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New Orleans Louisiana Immigration and Naturalization Law Blog

Has the US government called you to a Stokes interview?

When you emigrated from another country to Louisiana, you likely felt great anticipation about your new life in the United States. Perhaps, you were joyful because you were planning to marry the love of your life. Maybe you also felt a certain amount of fear or trepidation knowing you would likely encounter numerous challenges as you adapted to a new lifestyle.

Regardless of how much time has passed between then and now, if, at some point, the U.S. government sent you a notice to appear at a Stokes interview, you might be feeling worried, confused and stressed. Otherwise known as a marriage interview, the purpose of such meetings is to determine whether a marriage in question is legitimate. If you fail the test, you may be at risk for deportation.

Why learning English may help you avoid immigration problems

It's not uncommon to struggle with a language barrier when you arrive in Louisiana or elsewhere in the United States from another country of origin. Whether you prepared for months ahead of time or showed up at a border to seek asylum in an urgent situation, how well you can speak, understand, read and write English may have a significant impact on your ability to accomplish your immigration goals.

If you hope to become a naturalized U.S. citizen, you'll have to take a test. The test will include exercises in English, which is another reason it pays to try to become fluent in the language. Perhaps, you'll have to attend an immigration interview. If you don't have a translator and can't understand what the interviewer is saying, things might not go well. The good news is support is available in many forms.

Adjusting your status to permanent US resident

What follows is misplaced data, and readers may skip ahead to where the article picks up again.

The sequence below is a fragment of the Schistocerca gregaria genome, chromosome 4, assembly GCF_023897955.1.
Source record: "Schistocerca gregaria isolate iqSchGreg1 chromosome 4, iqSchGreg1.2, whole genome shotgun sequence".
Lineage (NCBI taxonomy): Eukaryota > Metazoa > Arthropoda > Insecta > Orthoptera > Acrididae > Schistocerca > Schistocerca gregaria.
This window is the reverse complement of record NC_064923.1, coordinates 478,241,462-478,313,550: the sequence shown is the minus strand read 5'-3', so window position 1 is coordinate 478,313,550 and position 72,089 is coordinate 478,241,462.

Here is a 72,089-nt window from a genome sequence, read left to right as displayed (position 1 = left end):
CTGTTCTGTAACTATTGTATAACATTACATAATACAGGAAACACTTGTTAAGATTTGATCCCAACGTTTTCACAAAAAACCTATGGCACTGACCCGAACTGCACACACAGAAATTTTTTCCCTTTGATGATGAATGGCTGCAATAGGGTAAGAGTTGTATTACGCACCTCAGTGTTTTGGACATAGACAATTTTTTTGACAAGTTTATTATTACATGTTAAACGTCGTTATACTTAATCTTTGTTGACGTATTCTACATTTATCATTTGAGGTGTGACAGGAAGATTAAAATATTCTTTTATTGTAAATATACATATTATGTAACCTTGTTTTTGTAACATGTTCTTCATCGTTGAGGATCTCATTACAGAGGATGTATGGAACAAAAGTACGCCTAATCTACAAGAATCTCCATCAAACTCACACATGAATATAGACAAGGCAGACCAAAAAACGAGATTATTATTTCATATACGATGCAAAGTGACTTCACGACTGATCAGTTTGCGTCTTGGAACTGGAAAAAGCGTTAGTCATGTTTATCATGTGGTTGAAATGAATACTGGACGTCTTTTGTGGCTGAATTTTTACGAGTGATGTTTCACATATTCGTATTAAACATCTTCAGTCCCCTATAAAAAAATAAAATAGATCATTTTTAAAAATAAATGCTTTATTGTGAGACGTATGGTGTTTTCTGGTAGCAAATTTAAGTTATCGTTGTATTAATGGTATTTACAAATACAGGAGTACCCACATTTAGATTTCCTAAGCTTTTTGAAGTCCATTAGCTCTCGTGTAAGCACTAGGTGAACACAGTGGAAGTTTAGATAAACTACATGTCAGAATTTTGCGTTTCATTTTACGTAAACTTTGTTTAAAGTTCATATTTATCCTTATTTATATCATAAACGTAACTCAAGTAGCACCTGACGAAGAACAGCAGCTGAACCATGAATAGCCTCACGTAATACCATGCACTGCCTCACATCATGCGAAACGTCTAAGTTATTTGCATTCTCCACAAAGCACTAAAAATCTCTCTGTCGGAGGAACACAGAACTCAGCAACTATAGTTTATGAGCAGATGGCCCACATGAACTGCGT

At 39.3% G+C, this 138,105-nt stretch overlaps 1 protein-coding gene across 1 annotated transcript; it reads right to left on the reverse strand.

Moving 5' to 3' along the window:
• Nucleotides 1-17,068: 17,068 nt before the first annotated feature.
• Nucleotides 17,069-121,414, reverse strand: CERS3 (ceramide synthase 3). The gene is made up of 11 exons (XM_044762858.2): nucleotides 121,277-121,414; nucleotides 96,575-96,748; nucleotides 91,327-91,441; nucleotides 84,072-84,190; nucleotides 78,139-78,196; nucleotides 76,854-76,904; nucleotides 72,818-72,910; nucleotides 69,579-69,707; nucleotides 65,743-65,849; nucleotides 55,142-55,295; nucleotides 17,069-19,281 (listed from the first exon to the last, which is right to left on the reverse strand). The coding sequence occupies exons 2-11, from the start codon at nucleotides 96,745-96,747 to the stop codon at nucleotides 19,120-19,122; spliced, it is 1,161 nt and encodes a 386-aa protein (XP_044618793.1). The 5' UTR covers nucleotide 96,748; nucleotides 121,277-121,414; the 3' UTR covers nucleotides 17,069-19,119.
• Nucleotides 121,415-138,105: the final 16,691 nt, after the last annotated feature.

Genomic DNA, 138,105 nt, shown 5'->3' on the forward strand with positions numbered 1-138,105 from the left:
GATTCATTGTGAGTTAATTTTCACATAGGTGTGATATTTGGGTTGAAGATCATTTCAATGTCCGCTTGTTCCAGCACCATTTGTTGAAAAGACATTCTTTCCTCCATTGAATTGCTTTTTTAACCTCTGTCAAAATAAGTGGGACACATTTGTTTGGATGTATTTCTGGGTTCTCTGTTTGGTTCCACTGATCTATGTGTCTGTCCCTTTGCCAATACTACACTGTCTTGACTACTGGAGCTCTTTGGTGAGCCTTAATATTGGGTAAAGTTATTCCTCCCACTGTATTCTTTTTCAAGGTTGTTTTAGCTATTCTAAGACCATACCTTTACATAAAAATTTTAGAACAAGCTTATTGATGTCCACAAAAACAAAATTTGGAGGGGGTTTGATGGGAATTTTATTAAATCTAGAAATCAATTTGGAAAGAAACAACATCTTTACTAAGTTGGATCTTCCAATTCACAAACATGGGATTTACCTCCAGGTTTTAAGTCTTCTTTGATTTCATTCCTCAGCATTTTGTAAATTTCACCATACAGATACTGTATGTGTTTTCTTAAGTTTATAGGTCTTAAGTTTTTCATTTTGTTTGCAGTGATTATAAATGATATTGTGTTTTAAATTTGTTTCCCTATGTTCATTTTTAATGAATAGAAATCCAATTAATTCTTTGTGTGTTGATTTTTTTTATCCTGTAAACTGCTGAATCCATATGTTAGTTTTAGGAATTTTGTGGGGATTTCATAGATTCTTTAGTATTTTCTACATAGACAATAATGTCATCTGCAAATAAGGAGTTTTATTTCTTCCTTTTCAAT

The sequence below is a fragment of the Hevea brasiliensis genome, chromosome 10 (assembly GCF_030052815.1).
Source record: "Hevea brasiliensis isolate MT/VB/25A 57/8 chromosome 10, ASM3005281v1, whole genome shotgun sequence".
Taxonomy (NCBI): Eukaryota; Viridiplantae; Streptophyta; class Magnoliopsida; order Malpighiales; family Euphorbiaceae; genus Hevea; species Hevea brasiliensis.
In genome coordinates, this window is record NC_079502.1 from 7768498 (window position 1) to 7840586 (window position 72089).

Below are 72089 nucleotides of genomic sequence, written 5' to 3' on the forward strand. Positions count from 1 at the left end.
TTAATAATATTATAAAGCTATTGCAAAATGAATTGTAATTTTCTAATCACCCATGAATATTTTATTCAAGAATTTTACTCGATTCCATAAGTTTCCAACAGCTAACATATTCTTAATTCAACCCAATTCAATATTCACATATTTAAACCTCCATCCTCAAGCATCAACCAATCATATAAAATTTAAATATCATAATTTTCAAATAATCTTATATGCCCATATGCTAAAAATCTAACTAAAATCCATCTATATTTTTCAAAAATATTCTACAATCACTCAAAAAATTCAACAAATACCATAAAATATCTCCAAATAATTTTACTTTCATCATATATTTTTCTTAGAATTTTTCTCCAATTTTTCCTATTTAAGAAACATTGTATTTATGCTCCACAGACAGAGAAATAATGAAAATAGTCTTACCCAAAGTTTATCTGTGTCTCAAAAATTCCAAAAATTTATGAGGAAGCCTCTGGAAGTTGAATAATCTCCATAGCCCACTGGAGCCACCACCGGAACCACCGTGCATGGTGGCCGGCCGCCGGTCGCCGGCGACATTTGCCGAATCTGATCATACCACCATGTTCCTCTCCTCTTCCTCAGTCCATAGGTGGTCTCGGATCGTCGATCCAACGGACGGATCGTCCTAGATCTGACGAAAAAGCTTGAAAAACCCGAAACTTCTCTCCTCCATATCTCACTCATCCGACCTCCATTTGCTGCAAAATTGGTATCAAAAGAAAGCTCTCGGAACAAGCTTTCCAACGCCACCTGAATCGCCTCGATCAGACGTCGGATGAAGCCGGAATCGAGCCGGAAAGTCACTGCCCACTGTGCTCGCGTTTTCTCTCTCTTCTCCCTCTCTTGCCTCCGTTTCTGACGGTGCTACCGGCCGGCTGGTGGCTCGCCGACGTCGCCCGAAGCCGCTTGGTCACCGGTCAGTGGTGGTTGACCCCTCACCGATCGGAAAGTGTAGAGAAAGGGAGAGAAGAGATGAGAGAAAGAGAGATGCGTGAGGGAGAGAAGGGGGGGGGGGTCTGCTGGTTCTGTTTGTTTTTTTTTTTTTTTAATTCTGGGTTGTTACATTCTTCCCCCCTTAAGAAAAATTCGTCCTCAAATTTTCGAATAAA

Despite the media coverage related to the immigration policies of the United States, the government offers numerous paths for foreign nationals to live, work, travel and study in this country. You may have taken advantage of one of these visa programs to lawfully enter the U.S. and obtain temporary residency in Louisiana. While the process can be challenging and the wait can be frustrating, the benefits available to you when you reach your goal are often worth the trouble.

In fact, you may feel so strongly about the positive changes in your life since you gained temporary residency in the U.S. that you are considering adjusting your immigration status from temporary to permanent residency through the U.S. Citizenship and Immigration Services green card program. You may be relieved to know that if you qualify, you will not have to return to your home country to complete the adjustment process.

How do I become a naturalized citizen?

Living and working in the United States is a dream for many people around the world. Opportunities for education, business, success and other goals abound in the U.S. That’s why so many people come here and seek permanent residency.

If, after having your green card for some time, you wish to more fully participate in the American democracy, you may wish to apply to become a naturalized citizen. Before making that decision, it is good to first fully understand the process.

How can immigrants prove asylum or refugee status?